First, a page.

When oil prices crashed late last year, the high-cost and capital intensive tar sands sector took a hit. The industry had already been showing signs of weakness with underperforming stocks, project cancellations, and serious concerns about market access. But low oil prices have driven a whole new level of cost cutting and project delays.
And in their wake; lost jobs, government budgets that are a mere shadow of what was expected, and some serious questions about why Canada is betting the farm on such a volatile sector.
But the risk surrounding the tar sands sector goes so much further than oil price volatility, and the writing has been on the wall for years. The Canadian tar sands represent one of the biggest pools of carbon in the world and are among the most carbon-intensive, sources of oil on the planet to produce. In other words, keeping the climate safe means we cannot afford to exploit the tar sands. This exposes the tar sands sector to climate-related risks that are increasingly problematic for Big Oil’s bottom line. These climate risks include:
- Climate Advocacy: People-powered campaigns are taking on high carbon industries like the tar sands. And these campaigns are winning. Pipelines are being stopped, legal battles are being fought, and the rapid expansion of Canada’s fastest growing source of greenhouse gas pollution is no longer considered inevitable. Campaigns like these are only going to grow until political action aligns with what science says is needed to protect the climate.
- Climate policy: trends in climate policy are clearly headed towards more ambitious territory. Yes, there are still laggards like the Canadian and Albertan governments, but if you want to see where things are headed you look to the leaders. National discussions of unburnable carbon in Europe, increasingly aggressive carbon pricing across North America, and serious pollution reduction efforts in China are all signals of the shifting trends in climate policy.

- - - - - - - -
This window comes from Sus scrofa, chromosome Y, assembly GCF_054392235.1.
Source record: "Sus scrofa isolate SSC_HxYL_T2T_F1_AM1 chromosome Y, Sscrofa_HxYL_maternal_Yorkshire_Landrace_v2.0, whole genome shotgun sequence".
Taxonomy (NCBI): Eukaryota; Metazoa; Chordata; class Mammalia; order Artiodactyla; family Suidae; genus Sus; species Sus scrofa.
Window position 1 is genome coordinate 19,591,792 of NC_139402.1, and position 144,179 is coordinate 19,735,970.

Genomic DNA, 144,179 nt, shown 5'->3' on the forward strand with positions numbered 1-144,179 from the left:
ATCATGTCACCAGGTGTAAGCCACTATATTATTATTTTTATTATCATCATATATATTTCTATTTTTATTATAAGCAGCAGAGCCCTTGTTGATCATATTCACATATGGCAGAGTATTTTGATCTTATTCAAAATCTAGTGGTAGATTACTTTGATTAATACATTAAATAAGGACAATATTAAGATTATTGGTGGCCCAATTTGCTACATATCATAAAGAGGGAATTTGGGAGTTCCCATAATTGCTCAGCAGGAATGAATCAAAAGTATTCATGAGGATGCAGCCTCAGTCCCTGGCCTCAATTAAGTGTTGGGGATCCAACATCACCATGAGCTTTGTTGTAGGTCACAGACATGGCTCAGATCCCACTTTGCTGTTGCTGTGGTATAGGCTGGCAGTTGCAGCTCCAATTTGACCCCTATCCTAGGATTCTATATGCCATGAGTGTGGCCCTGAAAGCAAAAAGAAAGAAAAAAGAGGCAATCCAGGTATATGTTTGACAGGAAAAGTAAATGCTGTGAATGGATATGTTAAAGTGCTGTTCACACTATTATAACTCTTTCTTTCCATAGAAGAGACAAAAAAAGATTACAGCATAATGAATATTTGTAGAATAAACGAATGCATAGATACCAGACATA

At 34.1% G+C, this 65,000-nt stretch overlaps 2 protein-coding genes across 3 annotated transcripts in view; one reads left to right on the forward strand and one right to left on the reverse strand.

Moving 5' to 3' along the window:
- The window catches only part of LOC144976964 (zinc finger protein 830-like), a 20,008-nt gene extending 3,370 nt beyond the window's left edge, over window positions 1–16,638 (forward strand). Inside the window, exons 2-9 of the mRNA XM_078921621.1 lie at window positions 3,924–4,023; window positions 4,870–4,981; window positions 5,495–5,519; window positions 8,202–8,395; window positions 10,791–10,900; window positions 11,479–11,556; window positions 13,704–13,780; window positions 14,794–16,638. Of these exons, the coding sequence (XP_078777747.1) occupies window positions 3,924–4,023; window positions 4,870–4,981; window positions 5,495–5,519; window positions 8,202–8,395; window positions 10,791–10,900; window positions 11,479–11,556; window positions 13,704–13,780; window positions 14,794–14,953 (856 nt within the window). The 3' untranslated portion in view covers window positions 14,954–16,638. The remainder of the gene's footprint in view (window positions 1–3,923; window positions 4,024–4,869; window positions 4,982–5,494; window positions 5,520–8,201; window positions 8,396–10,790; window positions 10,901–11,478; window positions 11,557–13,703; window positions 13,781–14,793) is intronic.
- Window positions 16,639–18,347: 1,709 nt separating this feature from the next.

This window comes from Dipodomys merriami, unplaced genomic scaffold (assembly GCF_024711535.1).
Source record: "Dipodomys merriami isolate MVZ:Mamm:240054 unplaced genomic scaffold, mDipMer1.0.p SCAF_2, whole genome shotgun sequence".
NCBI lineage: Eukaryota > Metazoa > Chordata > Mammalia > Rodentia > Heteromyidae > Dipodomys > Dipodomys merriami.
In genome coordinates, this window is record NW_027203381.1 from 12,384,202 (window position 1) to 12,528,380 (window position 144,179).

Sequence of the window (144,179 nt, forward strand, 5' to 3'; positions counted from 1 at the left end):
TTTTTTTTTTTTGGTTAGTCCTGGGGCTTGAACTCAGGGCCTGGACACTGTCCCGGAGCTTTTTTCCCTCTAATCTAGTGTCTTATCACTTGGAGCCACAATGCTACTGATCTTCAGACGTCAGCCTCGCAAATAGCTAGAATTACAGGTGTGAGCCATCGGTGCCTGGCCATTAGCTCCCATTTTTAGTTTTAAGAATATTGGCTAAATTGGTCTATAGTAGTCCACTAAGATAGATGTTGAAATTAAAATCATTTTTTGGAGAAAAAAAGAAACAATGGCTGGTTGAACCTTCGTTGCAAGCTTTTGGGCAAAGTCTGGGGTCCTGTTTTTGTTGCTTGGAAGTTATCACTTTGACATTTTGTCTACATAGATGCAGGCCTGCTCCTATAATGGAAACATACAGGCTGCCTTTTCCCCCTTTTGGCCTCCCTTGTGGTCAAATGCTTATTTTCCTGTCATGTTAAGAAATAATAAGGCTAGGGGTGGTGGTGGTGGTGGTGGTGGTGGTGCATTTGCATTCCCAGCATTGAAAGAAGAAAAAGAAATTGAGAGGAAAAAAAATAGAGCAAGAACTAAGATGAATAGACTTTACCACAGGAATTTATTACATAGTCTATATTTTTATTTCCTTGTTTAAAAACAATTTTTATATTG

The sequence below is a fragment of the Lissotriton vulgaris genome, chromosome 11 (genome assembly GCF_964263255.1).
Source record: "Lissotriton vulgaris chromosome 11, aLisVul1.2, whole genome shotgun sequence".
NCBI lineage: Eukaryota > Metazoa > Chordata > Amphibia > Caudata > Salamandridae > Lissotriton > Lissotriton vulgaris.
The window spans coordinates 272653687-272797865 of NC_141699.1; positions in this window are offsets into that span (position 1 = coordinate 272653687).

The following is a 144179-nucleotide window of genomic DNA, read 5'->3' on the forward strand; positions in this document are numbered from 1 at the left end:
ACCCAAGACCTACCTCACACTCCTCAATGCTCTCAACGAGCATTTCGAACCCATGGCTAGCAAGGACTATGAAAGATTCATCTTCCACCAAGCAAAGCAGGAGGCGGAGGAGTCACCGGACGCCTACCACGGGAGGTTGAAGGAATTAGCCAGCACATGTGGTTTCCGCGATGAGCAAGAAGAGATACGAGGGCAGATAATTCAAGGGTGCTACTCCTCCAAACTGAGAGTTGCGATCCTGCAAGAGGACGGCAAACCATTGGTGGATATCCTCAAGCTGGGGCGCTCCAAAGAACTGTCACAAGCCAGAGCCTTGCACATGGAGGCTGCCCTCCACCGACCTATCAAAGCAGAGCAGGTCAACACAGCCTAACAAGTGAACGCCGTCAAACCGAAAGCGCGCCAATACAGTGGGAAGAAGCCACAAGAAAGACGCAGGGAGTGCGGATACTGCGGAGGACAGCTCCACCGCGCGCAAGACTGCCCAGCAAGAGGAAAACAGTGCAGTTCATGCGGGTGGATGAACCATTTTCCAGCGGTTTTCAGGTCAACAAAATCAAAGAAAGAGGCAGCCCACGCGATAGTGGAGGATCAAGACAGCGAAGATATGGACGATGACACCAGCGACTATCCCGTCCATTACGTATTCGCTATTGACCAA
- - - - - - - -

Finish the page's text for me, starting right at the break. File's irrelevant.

The bottom line is that as we figure out how to divvy up the remaining carbon budget, the tar sands won’t make the cut. It is the high-cost, high-carbon fuels that will get knocked off first, and the tar sands fall squarely in both categories (as recently confirmed in a study of economically optimal ways to identify unburnable carbon published in the journal Nature).
Investing in massive tar sands expansion now would be like throwing money at major investments in landlines when cell-phones were just coming onto the scene. Sure they are going to be around for a while, and will still be important for a handful of purposes, but they aren’t where the world was headed.
So lets save ourselves from locking in carbon that we don’t need and can’t afford and focus on the leading edge of energy investments that are going to define the coming decades.
*We are in Toronto tonight having this discussion with thought leaders and investment experts! Follow the discussion on Twitter: @priceofoil #climaterisk